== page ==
You partly argue that multiculturalism was presented to Americans after the 1970s, especially in colleges. You seem to be saying that initially a lot of Americans bought it and then got buyer’s remorse that was ginned up by conservatives.
The term “multiculture” was coined by Ishmael Reed in mid ’70s. The idea’s pretty simple: America is not a melting pot and there are a million different ways to become American. We then start wanting to understand what the exchanges look like and how they evolve. Now this seems basic to us, but at the time that was a huge challenge to everything. You can see how big a shift it was in the 1980s when, first academics and then the right in general, and the left, too, begin to organize against multiculturalism. This idea that there could be multiple paths to the same end, a society that’s built of all these different types of people, came under attack. It’s this long run, a 33-year path from Reed to Obama being elected president.
The last section of the book covers September 11, 2001 to 2013, when it became clear that the country would become majority people of color by mid-century. You use the term “demographobia” to describe the racial anxiety that erupted. Tell me about that.
Stanford faculty director H. Samy Alim coined the term in the lead-up to 2012 elections. It was a snarky, 140-character way of explaining all the backlash we could see in the resurgent culture wars. He tweeted that demographobia was the irrational fear of changing demographics. It made me laugh for hours. It really fit the moment. Richard Benjamin talks about this in his book “Searching for Whitopia,” about white folks fleeing these multiracial spaces because they can’t stand the idea that the country is changing this way. It’s white flight 40 years after term got set. It reflects a deep-set fear among certain whites who just can’t comprehend what a multiculture could look like, can’t conceive of it as anything but apocalyptic.
You are a particularly visual writer. I can see the settings and people and fights you talk about in the book. How do you write? What was your process on this big book?
The book’s central metaphor is of seeing race. Race happens between the actual appearance and the more complicated perception of difference. That was always in the back of my mind. You have to figure out how to describe a thing that hangs on the wall, just like you think about how do you describe a three-minute song and how it changes over time and how it makes you feel.
After I took the job at Stanford, I couldn’t write whenever I wanted to. I’d get up at 4 a.m. and write for two hours before I went to work. If I was feeling it, I’d squeeze out a little extra time and show up late. That was the quiet time, in the mornings. On weekends, Lourdes, [my wife], would let me not clean the yard so I could write. But the bulk of the writing was at Sea Change cottage. I walked out of Provincetown with 150 pages. I’d get up, read a passage out of Twyla Tharp’s book on creativity, have breakfast and start up by 8:30, go strong til 4:30 and then get on the bike. At night I’d read Italo Calvino or James Baldwin. I was reading “Invisible Cities,” 600-word bursts of images of these fictional cities. It was the furthest thing from what I was writing about but exactly what I needed at that point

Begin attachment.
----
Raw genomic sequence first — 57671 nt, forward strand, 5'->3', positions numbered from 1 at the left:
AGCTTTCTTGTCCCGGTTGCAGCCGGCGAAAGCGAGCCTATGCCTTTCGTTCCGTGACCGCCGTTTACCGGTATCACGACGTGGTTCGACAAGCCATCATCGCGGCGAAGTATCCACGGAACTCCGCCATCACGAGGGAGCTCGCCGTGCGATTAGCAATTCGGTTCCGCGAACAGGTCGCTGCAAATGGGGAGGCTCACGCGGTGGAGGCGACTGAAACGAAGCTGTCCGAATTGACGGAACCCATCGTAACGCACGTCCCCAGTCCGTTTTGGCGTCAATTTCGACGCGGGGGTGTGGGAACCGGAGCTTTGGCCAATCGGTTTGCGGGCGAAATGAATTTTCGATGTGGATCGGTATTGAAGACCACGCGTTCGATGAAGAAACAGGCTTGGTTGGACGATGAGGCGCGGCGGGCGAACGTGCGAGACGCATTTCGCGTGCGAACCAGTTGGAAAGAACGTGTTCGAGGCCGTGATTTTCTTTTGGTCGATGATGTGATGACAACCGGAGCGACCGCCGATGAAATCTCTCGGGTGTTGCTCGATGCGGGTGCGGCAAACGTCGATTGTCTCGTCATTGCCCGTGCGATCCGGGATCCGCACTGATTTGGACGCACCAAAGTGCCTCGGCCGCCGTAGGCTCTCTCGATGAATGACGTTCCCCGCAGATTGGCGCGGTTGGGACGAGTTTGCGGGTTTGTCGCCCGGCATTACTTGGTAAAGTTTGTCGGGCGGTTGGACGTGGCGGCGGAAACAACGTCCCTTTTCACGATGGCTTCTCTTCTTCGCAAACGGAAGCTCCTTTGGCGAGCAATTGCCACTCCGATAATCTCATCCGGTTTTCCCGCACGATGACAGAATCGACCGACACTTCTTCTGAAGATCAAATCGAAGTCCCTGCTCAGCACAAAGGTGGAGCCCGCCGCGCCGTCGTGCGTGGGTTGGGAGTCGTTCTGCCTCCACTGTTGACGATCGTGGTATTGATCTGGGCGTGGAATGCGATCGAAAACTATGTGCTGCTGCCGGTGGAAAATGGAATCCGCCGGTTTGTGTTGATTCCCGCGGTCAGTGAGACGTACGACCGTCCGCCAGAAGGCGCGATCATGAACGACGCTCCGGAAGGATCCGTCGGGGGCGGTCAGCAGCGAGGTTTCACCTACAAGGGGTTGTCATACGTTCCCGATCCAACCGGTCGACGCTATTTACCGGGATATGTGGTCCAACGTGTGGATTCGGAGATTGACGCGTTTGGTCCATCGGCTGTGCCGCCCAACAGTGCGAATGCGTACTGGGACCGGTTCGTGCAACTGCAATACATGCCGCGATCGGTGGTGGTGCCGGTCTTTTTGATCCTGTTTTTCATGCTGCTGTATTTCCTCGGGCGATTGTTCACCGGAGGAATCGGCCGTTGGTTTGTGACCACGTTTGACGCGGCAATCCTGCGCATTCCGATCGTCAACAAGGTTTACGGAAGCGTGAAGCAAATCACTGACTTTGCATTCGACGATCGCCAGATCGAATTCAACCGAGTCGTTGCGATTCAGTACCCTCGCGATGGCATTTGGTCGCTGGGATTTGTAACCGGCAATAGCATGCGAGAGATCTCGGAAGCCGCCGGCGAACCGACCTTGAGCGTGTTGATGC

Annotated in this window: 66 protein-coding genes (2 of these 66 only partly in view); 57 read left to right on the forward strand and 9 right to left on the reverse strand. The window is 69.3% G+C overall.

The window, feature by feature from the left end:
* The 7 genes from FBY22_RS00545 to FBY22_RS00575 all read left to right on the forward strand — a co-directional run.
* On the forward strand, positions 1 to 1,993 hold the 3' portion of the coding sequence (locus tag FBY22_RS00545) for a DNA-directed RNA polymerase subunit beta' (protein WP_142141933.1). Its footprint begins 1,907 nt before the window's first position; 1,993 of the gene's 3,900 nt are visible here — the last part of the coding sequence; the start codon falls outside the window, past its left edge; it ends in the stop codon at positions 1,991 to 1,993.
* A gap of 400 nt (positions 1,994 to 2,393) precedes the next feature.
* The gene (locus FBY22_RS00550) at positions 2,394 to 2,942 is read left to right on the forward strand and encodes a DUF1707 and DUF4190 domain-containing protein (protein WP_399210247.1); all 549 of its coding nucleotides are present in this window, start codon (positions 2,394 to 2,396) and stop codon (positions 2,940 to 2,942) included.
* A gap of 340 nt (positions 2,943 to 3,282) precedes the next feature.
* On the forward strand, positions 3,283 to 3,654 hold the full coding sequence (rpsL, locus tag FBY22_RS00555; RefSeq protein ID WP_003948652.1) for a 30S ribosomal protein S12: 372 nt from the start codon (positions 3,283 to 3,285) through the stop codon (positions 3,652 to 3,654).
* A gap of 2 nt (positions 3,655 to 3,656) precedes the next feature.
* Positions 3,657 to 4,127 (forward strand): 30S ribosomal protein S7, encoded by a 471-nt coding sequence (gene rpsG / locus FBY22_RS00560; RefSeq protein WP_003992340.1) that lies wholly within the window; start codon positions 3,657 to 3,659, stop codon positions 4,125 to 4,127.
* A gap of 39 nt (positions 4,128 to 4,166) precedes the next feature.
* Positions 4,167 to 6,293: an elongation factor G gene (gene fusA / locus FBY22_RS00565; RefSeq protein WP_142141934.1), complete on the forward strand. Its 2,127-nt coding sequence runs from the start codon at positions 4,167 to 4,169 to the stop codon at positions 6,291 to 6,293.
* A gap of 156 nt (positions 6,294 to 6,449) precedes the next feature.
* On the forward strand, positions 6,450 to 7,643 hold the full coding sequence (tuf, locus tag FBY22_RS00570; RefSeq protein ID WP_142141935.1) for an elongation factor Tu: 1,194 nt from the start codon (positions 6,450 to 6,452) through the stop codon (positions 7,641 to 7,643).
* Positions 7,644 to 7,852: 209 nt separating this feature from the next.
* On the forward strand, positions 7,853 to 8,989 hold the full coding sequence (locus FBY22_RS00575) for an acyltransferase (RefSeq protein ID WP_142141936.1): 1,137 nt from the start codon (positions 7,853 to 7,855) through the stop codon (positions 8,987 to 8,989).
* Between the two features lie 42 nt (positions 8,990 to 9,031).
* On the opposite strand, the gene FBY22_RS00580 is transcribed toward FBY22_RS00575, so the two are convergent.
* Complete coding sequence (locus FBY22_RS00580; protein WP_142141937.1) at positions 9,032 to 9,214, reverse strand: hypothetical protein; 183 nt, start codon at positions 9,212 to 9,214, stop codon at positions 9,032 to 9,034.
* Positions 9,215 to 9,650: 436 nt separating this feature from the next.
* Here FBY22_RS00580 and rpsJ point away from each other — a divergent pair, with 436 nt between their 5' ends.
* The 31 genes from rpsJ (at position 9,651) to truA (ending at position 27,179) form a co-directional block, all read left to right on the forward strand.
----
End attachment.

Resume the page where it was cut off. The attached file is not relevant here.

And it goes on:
What does a setting have to do with the writing? Is it just the quiet?
There was stuff in the house, like a Jaune “Quick-to-See” Smith piece downstairs, and a lot of other art, so there would be all these different types of sparks. You don’t do it 100-percent consciously, but you surround yourself. At home I have my room, my records and music. It’s all there; I just have to open a cabinet door and there are these visual cues. You just want to have those kinds of things to be able to light you up and get you going or help you get out of a writing cul de sac.
What effect do you hope to have on the reader with this book?
I would hope that people get to a point where they say, “Yeah, why do we have this strange paradox where I feel like I may be closer to you because I can see a TV show or read a book about you now, and yet, I still don’t want to live next to you?”
Can we have a more open conversation about that? At this particular point, it’s heartbreaking for those of us who were young and in the streets in our 20s, half a lifetime later, seeing that the students are still asking for the same kinds of things we were. And things haven’t gotten much better. Anyone with our background in trying to change the world, you want a person to leave with not just empathy, but with the feeling that they want to go out and change the world afterwards.